Austin, Boston and Dallas Lead in Job Creation
By: Ross Moore, Chief Economist – Colliers International USA
Despite all the gloom and doom surrounding the jobs market, a few cities around the country are now showing positive year-over-year growth. While this group is fairly small, it is growing every month as the economy expands (albeit slowly) and employers feel the need to add to their payrolls. September 2010 data from the Bureau of Labor Statistics shows on a year-over-year basis employment was up 0.3%. A limited number of cities are now showing a modest gain in jobs on an annual basis, however, many are still either showing losses or no change relative to a year ago.
So Who is Leading the Country?
The top three cities for job growth for the year ending August 2010 (metro level data lagged by one month) were Austin, TX (2.5 percent), Boston, MA (1.5 percent) and Dallas/Ft. Worth, TX (1.0 percent). This top three list is probably not a surprise to many particularly the two Texas cities but Boston might be an eye-opener to some. Boston, however, has benefited from a diverse economic base and an economy based on knowledge and learning. At the other end of the spectrum with notable metropolitan areas job losses over the last year include; Reno, Sacramento, Fresno, San Francisco-Oakland-Fremont and Las Vegas. In absolute terms, the August jobs report shows Boston, MA led the nation with 36,600 new jobs created in the past 12 months followed by Dallas, TX (28,700), Washington, DC (20,500), Austin, TX (18,700), and St. Louis, MO (7,500).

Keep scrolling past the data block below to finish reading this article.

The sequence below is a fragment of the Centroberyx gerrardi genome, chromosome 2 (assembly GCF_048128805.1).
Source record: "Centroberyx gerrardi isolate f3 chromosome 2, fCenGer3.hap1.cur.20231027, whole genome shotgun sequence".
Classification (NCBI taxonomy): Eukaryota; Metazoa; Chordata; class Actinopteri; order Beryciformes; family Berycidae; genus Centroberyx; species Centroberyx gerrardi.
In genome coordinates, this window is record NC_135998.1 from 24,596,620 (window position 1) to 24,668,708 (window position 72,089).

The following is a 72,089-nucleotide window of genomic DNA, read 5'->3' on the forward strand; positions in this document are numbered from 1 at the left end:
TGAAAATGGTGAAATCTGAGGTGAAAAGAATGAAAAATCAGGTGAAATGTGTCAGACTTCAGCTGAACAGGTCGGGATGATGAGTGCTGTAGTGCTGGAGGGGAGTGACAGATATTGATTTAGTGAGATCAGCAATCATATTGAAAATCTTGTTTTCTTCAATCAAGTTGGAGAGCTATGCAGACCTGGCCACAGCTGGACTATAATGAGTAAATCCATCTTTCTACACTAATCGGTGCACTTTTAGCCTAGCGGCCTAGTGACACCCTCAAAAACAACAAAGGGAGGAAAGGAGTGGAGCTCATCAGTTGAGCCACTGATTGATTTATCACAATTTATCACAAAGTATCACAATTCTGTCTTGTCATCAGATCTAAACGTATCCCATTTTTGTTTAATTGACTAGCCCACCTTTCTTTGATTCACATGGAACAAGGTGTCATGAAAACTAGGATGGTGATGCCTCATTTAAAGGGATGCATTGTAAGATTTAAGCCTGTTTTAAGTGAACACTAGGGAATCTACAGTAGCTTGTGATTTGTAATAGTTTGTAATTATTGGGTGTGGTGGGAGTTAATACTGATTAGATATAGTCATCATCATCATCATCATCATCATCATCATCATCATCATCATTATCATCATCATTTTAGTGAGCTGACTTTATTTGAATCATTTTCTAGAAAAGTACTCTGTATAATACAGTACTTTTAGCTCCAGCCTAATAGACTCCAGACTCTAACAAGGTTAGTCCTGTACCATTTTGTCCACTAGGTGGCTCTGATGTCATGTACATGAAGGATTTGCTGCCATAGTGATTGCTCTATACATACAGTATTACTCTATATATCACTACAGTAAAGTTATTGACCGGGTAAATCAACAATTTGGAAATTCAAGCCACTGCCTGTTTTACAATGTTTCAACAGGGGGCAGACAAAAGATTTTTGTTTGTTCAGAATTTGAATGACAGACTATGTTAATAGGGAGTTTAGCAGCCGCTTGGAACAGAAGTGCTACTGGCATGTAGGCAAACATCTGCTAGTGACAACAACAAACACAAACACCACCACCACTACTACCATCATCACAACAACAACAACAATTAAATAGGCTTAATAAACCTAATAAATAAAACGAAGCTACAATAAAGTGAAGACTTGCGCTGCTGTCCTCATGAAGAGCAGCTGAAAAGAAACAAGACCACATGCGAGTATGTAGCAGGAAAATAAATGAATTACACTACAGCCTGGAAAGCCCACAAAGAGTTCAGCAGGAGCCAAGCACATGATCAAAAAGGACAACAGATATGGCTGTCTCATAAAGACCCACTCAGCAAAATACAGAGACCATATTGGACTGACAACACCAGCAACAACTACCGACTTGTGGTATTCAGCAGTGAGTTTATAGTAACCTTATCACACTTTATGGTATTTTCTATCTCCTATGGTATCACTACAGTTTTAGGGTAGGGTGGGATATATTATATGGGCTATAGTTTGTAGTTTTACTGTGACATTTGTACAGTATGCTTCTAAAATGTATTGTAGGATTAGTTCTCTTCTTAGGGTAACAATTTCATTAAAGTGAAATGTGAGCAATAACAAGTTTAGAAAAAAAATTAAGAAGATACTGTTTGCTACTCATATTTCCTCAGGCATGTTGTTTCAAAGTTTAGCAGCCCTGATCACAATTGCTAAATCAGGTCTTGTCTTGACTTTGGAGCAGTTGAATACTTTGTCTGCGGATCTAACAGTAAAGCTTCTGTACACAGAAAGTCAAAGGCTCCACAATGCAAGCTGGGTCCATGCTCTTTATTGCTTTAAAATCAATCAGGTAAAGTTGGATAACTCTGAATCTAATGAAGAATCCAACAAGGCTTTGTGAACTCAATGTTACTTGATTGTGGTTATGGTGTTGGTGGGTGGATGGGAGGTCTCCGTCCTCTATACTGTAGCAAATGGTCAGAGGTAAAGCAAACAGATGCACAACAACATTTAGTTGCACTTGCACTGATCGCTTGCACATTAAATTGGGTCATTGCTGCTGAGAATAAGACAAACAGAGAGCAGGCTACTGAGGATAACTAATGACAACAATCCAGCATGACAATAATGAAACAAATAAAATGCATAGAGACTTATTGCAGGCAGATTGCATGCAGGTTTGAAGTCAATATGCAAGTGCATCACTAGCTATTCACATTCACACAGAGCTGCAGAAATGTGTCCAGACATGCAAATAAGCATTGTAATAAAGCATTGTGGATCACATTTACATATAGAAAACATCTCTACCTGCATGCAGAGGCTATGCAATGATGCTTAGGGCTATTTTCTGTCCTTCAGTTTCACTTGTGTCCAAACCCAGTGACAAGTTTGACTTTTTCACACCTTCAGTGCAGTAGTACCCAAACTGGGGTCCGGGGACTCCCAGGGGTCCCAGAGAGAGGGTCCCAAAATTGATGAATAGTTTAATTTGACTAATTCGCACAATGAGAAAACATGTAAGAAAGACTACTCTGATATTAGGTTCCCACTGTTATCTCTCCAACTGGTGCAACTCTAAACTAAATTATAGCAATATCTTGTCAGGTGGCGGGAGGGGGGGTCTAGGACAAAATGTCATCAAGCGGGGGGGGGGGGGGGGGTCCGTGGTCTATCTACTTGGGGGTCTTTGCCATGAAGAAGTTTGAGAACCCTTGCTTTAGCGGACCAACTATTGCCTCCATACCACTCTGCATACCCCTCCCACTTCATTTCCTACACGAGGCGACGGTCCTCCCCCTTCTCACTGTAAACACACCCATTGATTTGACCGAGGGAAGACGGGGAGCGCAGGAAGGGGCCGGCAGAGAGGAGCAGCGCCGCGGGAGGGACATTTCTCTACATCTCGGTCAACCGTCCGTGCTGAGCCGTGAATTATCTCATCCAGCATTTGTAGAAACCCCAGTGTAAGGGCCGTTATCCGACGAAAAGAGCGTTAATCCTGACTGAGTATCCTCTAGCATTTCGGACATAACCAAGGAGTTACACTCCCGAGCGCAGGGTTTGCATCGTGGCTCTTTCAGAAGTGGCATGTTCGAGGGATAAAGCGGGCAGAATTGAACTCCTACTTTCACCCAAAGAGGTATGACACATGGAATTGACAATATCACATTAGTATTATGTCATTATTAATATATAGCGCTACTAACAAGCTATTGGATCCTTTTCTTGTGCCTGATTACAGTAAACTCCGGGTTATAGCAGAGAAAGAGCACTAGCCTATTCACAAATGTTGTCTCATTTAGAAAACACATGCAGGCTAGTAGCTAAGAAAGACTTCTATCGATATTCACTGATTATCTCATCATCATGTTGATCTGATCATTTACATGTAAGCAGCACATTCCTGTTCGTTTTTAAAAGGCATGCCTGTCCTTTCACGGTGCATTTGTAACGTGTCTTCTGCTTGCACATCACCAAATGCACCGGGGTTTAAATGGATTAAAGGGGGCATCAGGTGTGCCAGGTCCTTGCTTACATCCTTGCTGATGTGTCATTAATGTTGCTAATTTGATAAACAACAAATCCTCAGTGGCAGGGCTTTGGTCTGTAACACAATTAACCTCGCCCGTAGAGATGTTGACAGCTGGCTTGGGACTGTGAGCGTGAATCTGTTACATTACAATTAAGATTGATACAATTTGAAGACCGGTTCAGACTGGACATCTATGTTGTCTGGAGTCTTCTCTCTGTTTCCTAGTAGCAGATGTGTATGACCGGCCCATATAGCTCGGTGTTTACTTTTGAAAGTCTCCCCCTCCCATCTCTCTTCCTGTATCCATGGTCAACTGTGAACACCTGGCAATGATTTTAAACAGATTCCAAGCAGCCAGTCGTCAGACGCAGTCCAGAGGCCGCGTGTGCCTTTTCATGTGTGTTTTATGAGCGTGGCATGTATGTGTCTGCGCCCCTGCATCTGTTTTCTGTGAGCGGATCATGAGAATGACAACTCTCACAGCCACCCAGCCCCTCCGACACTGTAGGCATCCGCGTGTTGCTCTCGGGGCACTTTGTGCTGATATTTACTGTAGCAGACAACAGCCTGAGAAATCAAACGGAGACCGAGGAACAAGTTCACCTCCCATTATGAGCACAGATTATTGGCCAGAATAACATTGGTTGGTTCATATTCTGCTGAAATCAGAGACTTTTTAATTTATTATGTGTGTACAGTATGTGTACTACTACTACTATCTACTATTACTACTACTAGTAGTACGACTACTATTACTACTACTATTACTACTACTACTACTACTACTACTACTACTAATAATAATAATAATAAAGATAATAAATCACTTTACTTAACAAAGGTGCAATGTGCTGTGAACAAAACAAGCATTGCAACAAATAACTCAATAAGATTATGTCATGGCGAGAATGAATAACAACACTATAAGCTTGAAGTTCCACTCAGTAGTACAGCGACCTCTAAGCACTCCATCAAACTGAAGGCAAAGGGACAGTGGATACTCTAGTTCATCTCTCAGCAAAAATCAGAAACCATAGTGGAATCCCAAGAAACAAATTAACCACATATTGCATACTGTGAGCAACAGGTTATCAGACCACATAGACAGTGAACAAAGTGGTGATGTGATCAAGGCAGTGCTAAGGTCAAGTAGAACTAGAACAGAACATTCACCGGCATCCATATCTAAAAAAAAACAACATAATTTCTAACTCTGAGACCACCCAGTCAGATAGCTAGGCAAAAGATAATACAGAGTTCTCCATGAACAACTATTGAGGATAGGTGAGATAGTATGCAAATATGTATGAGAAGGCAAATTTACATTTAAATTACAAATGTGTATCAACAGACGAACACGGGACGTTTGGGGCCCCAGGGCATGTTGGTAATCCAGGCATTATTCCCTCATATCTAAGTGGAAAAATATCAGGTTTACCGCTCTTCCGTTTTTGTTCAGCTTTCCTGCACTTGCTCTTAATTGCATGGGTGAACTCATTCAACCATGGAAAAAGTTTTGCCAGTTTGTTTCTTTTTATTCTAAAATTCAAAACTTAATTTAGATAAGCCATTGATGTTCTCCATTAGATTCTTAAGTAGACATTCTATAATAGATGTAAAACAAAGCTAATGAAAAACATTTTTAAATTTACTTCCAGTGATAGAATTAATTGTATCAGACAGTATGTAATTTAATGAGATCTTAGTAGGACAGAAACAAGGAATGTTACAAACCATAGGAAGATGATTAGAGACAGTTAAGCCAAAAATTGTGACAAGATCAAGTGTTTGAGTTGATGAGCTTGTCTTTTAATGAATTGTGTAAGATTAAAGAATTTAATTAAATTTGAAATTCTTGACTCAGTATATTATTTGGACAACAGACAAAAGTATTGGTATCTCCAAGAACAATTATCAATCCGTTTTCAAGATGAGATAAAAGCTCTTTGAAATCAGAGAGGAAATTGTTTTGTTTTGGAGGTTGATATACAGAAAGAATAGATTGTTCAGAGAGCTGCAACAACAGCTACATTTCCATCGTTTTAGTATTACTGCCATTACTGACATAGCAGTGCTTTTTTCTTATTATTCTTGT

No Surge Coming
While it is encouraging to see some cities posting year-over-year gains in jobs, for the vast majority of metropolitan areas employment gains are still a long way off. The past several months have been marked by a loss of jobs at the national level, although if losses in the public sector are ignored the opposite is true. Indeed, private sector employment has now increased month-over-month for the past nine months. While a major surge in nationwide jobs is highly unlikely in the short term, the data suggests that moderate growth is occurring. Hopefully a more robust recovery will prevail and shortly lead to more cities in the plus column than in the negative column.
Ross Moore is the Colliers International’s Chief Economist with a focus on providing bottom-up and top-down analysis of commercial real estate markets across the United States. In addition to his North America wide reports, Ross also authors all global research produced by Colliers.